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My web application communicates with the server over JSON protocol. Before sending each JSON message from the web application, I run a hmac-sha1 function on it (on already encoded object) and insert the resulting HMAC into the header of JSON request.

On server side, I decode JSON message with PHP, extract the HMAC, unset() the HMAC from the object and then encode the object back into JSON and create a HMAC of it.

The HMACs match as long as I don't use characters like "ž, š, č". When I use those characters in the message, the HMACs don't match anymore.

In the web application I'm using jQuery.post() to transmit the already encoded JSON string.

If I send the data I got from the web application back to it in the JSON encoded reply, the application will display "ž, č, š" just nicely.

How can I make the HMACs match?

UPDATE: This is only a problem on latest version of Firefox and Opera. It works fine on IE8 and Chrome. On the former browsers, the JSON string (before it is sent) is:

{"body":[{"name":"Žiga Kraljevič","email":"test@email.com","password":"secretpass"}],"header":{"apiID":"person-27jhfa83ha-js84sjj18dasjd","hmac":"e4259d6ef8f477c020d644409cc16dd9c42301e8"}}

While on the latter browsers (IE8 and Chrome, where it works) is the following:

{"body":[{"name":"\u017diga Kraljevi\u010d","email":"test@email.com","password":"secretpass"}],"header":{"apiID":"person-27jhfa83ha-js84sjj18dasjd","hmac":"e4e9e2d0d8d11728a2b4329ad6dacdb9409b1de1"}}
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2 Answers 2

up vote 1 down vote accepted

What is your hmac-sha1 function, where's it from? If it is taking a JSON String as input then there's an implicit encode-to-bytes step going on here because SHA1 operates on bytes, not UTF-16 code units like JS String.

I would suspect that your JS function is using a “one code unit n per byte n” type of encoding, for easy calculation with tools like getCharCodeAt. This is effectively the same as if the character string input had been encoded to ISO-8859-1. Whereas if you are using encodeURIComponent or posting the raw characters via XMLHttpRequest, the implicit encoding there is UTF-8.

You could convert the String to UTF-8-bytes-stored-as-code-units format for the JS hmac-sha1 function, that might make it match PHP. There's a sneaky idiom to do this:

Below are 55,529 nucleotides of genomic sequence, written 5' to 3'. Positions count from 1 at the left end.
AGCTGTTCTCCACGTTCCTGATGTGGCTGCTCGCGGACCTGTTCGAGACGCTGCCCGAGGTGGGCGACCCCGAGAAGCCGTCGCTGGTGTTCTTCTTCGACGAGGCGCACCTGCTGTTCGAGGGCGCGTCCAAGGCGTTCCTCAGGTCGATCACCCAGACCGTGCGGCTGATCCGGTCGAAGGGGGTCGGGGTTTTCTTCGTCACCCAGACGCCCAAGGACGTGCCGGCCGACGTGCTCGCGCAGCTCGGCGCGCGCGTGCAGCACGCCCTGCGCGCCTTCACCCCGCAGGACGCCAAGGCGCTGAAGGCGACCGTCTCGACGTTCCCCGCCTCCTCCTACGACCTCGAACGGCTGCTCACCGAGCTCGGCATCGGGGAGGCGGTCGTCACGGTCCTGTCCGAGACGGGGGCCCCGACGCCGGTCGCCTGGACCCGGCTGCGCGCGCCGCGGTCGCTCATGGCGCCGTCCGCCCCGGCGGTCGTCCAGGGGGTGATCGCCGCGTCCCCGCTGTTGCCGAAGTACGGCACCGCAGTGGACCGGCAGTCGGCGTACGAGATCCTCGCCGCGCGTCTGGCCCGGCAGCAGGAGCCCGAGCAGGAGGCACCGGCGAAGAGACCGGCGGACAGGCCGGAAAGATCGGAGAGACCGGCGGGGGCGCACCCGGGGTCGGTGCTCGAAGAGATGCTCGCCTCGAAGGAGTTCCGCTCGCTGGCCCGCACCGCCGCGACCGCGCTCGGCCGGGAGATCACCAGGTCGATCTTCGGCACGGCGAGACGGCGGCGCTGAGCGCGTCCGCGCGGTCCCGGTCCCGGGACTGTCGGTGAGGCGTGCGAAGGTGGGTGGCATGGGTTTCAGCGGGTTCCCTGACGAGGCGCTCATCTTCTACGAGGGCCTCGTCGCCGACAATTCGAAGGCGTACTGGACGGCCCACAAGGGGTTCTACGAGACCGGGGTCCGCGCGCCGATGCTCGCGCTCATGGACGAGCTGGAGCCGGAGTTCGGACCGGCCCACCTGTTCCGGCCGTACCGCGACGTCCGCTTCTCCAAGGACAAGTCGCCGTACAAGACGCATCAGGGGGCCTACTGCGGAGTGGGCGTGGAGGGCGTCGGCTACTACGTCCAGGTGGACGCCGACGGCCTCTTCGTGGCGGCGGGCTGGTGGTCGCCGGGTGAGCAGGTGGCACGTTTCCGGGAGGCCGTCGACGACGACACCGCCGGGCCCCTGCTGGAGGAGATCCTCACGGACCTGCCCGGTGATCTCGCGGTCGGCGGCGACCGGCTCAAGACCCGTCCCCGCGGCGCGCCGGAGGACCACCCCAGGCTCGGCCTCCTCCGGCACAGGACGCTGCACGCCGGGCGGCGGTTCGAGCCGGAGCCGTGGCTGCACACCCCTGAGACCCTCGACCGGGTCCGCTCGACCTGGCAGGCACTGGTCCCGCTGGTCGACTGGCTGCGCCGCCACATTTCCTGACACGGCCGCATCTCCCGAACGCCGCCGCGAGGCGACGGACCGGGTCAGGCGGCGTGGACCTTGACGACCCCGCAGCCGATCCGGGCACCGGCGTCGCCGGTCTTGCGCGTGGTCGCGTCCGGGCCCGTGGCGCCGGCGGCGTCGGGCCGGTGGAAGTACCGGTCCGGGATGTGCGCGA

var utf8= unescape(encodeURIComponent(s));

When POSTing JSON I base64 and urlencode it anyway

URL-encoding should be enough (with encodeURIComponent, not escape which is the wrong thing for absolutely everything except the reverse step of the UTF-8-conversion trick above).

BTW, what's the purpose of this? You do know it doesn't in any way secure the connection between the browser and the server, yeah?

Edit:

I'm using jssha.sourceforge.net for sha1-hmac. In PHP I'm using hash_hmac.

Works for me:

var data= '\u017E, \u010D, \u0161'; // 'ž, č, š' in a Unucode string
var utf8bytes= unescape(encodeURIComponent(data));
var hmac= new jsSHA(utf8bytes).getHMAC('foo', 'ASCII', 'SHA-1', 'HEX');
alert(hmac); // 5d15f0b9...
var form= 'message='+encodeURIComponent(data)+'&hmac='+encodeURIComponent(hmac);
xmlhttprequest.send(form);

...

$utf8bytes= $_POST['message']; // "\xc5\xbe, \xc4\x8d, \xc5\xa1"
                               // which is 'ž, č, š' as UTF-8 in byte string
$hmac= hash_hmac('sha1', $utf8bytes, 'foo');
echo $hmac; // 5d15f0b9...
echo strtolower($hmac)===strtolower($_POST['hmac']); // true

This uses the binary ('ASCII' to jsSHA) key foo. If you are using a binary key with non-ASCII characters in it, you would have to make sure that those are properly encoded too, in the same way as the data.

The key for HMAC is a shared secret between the server and the client, which has been previously exchanged over a secure connection.

It's not only the key you'd have to send over a secure connection, but the entire page and all scripts in it. Otherwise a man in the middle attack could sabotage your scripts on the way to the browser to replace them with a version that used the secret key to sign bogus messages. If you've got an HTTPS server for all this stuff, fine. I'm not sure what the HMAC would be doing in that case though, it seems a bit involved for an anti-XSRF scheme.

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Your sneaky idiom did not help. I'm using jssha.sourceforge.net for sha1-hmac. In PHP I'm using hash_hmac. The key for HMAC is a shared secret between the server and the client, which has been previously exchanged over a secure connection. It provides message integrity, so I know which user sent the request. Part of the JSON request is also the user's temporary unique identifier. –  Matic Oct 5 '10 at 7:06
    
@Matic: [added example with jssha] –  bobince Oct 5 '10 at 12:51
    
That did it. Thank you! –  Matic Oct 5 '10 at 13:43

You're probably running into multiple issues. One of them may well be that the character encoding being used on the client is different from that being used on the server, worth ensuring that they're the same (more about character encoding in Joel's excellent essay). Another may well be that there are multiple correct ways to encode things. The encoders may well be using different ways. For instance, you can encode a " within a string as either \" or \u0022. Both are valid, and they're equivalent, but the hashes won't match. Similarly, I'm a bit surprised you're not running into more trouble when not using accented characters, for instance with whitespace.

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Web application has UTF-8 encoding specified and XHR request has UTF-8 encoding specified as well. When POSTing JSON I base64 and urlencode it anyway, otherwise I can't access it in PHP. –  Matic Oct 4 '10 at 14:10

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